Pediatric ClaviclePosted on: January 9, 2020, by : Haroon Shaukat MD
- Medial: Rare injury to medial physis, considered childhood equivalent to adult sternoclavicular separation.
- Anterior Displacement – patients head may be tilted towards affected side
- Posterior Displacement – innominate artery and vein, internal jugular vein, phrenic and vagus nerves, trachea, and esophagus may be injured
- Distal: Rare injury to distal physis, considered childhood equivalent to adult acromioclaviclular separation.
- Shaft: common, mostly traumatic but occasionally from birthing deliveries.
- associated injuries are rare but include neurovascular or brachial plexus injuries
- Exceedingly rare:
- Persistent instability/nonunion (1-5%)
- Laceration of subclavian artery or vein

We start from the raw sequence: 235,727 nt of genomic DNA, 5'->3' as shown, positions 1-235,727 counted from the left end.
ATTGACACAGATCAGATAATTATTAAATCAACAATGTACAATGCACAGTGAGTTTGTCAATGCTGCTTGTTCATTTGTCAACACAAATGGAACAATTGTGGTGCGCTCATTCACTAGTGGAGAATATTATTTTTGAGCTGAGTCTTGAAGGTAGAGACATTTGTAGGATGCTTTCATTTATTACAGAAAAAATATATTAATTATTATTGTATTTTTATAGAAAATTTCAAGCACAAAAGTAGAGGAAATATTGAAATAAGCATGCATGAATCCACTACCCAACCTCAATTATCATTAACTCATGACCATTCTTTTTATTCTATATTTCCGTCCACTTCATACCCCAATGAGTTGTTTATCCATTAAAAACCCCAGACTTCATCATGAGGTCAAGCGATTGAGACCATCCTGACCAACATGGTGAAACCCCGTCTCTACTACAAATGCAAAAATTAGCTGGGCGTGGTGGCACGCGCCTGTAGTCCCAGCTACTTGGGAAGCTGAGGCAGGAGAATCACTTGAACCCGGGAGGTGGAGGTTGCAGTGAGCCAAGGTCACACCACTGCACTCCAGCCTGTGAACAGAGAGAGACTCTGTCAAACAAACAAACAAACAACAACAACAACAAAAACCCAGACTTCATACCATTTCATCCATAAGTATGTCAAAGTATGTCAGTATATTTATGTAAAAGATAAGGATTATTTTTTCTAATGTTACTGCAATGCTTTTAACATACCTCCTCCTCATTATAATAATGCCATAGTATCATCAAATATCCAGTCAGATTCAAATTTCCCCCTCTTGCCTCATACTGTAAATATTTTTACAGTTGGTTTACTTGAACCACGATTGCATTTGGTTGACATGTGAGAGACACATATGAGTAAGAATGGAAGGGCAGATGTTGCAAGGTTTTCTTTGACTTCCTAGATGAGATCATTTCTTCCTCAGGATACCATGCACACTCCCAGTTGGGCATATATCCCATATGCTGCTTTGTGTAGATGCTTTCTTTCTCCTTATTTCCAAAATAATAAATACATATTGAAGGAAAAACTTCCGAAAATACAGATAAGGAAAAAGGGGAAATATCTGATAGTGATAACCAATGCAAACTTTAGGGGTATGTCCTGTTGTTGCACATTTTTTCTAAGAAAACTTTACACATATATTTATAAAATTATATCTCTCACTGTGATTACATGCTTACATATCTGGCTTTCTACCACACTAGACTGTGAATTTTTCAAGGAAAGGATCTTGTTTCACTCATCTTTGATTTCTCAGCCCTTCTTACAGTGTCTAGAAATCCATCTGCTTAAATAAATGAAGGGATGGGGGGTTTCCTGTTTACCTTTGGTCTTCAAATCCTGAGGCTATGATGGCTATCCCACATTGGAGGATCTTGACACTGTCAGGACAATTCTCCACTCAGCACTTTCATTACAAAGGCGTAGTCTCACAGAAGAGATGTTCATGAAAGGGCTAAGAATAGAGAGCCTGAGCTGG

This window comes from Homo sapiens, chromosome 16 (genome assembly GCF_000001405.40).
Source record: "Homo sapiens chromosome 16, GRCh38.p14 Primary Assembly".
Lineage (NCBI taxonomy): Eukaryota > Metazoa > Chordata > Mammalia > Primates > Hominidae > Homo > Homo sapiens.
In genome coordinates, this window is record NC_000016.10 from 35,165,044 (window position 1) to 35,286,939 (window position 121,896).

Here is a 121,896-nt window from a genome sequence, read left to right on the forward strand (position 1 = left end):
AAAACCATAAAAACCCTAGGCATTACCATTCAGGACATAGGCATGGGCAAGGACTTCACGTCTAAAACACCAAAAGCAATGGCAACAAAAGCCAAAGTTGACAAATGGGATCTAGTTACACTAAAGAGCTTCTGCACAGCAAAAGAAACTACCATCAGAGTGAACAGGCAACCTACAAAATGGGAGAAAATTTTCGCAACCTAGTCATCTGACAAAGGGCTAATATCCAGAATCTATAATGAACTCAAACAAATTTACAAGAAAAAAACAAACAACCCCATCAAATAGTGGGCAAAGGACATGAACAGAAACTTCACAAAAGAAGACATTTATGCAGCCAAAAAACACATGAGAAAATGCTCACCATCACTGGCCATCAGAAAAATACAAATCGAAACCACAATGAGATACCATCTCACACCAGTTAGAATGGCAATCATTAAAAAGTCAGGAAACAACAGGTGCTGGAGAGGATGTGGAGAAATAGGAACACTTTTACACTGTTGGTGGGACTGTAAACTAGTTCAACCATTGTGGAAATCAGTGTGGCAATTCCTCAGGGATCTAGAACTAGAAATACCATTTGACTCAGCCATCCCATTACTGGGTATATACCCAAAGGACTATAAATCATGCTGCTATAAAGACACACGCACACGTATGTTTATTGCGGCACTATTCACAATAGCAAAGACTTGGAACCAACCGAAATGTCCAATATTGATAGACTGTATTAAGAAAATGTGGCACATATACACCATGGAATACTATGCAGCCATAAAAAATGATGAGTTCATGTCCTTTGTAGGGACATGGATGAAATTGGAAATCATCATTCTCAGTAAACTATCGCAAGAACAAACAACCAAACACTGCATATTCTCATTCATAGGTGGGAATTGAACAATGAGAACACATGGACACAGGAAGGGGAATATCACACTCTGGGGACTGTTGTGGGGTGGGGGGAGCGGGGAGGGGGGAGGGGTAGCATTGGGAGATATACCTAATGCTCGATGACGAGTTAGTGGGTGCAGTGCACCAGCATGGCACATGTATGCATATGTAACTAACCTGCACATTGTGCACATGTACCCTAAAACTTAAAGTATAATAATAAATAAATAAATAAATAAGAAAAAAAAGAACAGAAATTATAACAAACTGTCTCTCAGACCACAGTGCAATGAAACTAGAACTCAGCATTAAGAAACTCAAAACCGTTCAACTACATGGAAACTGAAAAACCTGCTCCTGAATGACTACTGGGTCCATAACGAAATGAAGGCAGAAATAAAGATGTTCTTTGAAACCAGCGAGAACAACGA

- Acromioclavicular (AC) Separation
- traumatic injury to the AC joint with disruption of the acromioclavicular ligaments and/or coracoclavicular ligaments. (NOT A FRACTURE)
- Consider obtaining bilateral views and compare displacement of contralateral shoulder
- Nonoperative: brief sling immobilization, rest, ice, physical therapy with early ROM
- Operative: only in severe tears with skin tenting or severe shoulder droop that does not improve with shrugs
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